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What Do Millennials in China Think of Trump?

Edward Duo, an international student in Seattle, returns home to find out.

January 12, 2017

I recently graduated from Seattle University as an international student from Ningxia, China. As I was visiting my family back in China during the holidays, I was curious to hear what Chinese millennials think of the recent election and the U.S. President-elect, so I took the opportunity to find out.

I reached out to a local WeChat online group (a widely used Chinese social media platform) to see if I could get someone to talk to me. Unfortunately, due to some of the topics we discussed that many consider to be too sensitive to publish in the current political environment, none of the people I talked to wanted to be taped and all of them asked me not to use their  real names in this article. 

Donald Trump’s autobiography is placed next to Vladamir Putin’s autobiography in the Xinhua bookstore in Ningxia, China. Photo credit: Edward Duo

Hot topic: trade wars

Trade war was one of the topics brought up the most during my conversations with Chinese millennials. Ever since Donald Trump said that he would declare China as currency manipulator once he takes office, every major news website in China has reported that a potential trade war may break out between China and America.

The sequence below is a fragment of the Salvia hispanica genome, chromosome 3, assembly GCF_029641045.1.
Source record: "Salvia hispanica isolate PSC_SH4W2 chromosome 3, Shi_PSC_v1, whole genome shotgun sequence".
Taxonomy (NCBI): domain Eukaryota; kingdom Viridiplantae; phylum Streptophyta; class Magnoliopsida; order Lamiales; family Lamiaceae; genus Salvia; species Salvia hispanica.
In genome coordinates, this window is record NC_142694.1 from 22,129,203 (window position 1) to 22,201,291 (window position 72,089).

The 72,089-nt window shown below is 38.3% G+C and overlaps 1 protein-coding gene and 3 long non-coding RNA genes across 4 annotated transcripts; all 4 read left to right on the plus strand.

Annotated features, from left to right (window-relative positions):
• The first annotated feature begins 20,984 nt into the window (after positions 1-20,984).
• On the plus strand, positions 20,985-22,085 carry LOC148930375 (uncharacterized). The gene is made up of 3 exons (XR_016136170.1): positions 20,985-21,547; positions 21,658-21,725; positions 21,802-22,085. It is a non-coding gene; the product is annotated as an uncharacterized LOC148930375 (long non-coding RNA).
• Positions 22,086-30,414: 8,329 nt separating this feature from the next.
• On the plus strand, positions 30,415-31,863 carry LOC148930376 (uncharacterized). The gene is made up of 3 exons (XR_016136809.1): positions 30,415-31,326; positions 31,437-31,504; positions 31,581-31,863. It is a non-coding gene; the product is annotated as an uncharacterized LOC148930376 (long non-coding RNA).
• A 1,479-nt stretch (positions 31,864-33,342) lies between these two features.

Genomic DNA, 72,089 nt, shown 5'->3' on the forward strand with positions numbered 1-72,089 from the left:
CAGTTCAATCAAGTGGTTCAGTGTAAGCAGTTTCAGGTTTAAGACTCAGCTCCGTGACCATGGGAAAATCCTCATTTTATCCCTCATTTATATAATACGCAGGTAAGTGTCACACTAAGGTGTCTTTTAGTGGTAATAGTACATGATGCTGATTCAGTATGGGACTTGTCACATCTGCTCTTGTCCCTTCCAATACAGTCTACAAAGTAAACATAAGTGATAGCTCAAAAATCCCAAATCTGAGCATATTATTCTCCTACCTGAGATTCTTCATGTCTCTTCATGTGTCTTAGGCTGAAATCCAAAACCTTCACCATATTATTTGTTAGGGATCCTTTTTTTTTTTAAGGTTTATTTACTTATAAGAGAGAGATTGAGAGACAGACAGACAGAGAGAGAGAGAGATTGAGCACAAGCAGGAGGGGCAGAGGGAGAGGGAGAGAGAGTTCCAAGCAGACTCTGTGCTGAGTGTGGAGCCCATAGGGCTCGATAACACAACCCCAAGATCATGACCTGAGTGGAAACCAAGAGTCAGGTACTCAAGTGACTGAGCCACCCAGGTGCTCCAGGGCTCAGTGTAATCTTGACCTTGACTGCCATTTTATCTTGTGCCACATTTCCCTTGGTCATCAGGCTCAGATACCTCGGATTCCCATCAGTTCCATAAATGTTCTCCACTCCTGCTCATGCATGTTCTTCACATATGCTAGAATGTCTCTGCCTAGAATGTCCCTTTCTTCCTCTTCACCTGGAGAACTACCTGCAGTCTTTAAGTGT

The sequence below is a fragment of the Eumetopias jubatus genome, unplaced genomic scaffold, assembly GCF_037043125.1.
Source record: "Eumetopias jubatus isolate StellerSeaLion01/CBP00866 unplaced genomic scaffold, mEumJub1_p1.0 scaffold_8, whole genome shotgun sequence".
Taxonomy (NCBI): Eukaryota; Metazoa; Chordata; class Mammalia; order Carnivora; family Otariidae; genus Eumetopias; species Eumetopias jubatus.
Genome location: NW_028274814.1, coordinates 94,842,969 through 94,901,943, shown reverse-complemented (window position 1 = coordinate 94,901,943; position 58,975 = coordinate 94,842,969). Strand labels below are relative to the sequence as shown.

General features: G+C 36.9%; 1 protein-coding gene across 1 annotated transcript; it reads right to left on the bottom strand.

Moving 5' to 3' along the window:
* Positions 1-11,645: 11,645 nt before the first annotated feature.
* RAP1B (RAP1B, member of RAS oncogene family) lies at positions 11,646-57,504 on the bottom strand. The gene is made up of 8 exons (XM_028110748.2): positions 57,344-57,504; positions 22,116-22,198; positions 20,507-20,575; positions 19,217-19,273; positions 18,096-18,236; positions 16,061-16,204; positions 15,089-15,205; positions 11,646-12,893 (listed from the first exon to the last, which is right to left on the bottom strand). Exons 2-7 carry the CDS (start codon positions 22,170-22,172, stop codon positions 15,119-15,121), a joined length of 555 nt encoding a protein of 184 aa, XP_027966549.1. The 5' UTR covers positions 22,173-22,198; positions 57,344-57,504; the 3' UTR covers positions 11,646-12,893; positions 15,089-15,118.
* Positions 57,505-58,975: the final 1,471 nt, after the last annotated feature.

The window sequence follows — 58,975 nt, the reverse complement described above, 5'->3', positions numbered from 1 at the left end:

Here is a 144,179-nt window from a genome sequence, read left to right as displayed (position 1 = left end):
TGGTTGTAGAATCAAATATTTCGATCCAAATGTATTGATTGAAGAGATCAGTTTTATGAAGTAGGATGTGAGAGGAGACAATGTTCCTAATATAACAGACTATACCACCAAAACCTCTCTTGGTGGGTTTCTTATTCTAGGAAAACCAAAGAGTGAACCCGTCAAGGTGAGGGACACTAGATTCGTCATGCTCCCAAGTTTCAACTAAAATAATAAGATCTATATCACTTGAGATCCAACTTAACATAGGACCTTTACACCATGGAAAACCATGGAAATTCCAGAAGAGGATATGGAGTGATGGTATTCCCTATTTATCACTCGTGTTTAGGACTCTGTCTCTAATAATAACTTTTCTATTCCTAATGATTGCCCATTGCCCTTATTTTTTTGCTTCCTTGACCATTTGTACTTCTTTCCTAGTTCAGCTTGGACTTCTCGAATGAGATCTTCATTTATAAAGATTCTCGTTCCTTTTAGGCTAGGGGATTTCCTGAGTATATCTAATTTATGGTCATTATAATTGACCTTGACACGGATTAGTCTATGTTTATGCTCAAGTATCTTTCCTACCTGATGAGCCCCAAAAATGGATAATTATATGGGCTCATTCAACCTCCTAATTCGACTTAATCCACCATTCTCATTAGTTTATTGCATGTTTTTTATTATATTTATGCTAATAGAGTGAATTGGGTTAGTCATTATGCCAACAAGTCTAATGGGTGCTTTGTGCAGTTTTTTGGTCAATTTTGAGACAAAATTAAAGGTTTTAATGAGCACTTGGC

China released a statement saying that “for the best of China and America, we should try to work together.”

Johnny*, age 24, is starting up his own trading company in Yinchuan, China. His primary clients are Americans. Johnny says that if a trade war breaks out between China and America, startup companies like his will have a hard time surviving.

“It will damage both China and America because they are two major gears in the big, global economic system. America and China are just like two brothers; they can’t stay with each other for too long, but they will miss each other when they are separated,” he says. 

“I think he is kind of funny,” says Jeremy*, a 23-year-old Chinese lawyer in Beijing, when asked about his first impression of President-elect Donald Trump. He was not surprised by Trump’s harsh comments about China because he thinks America will not be friendly to China no matter who is the president.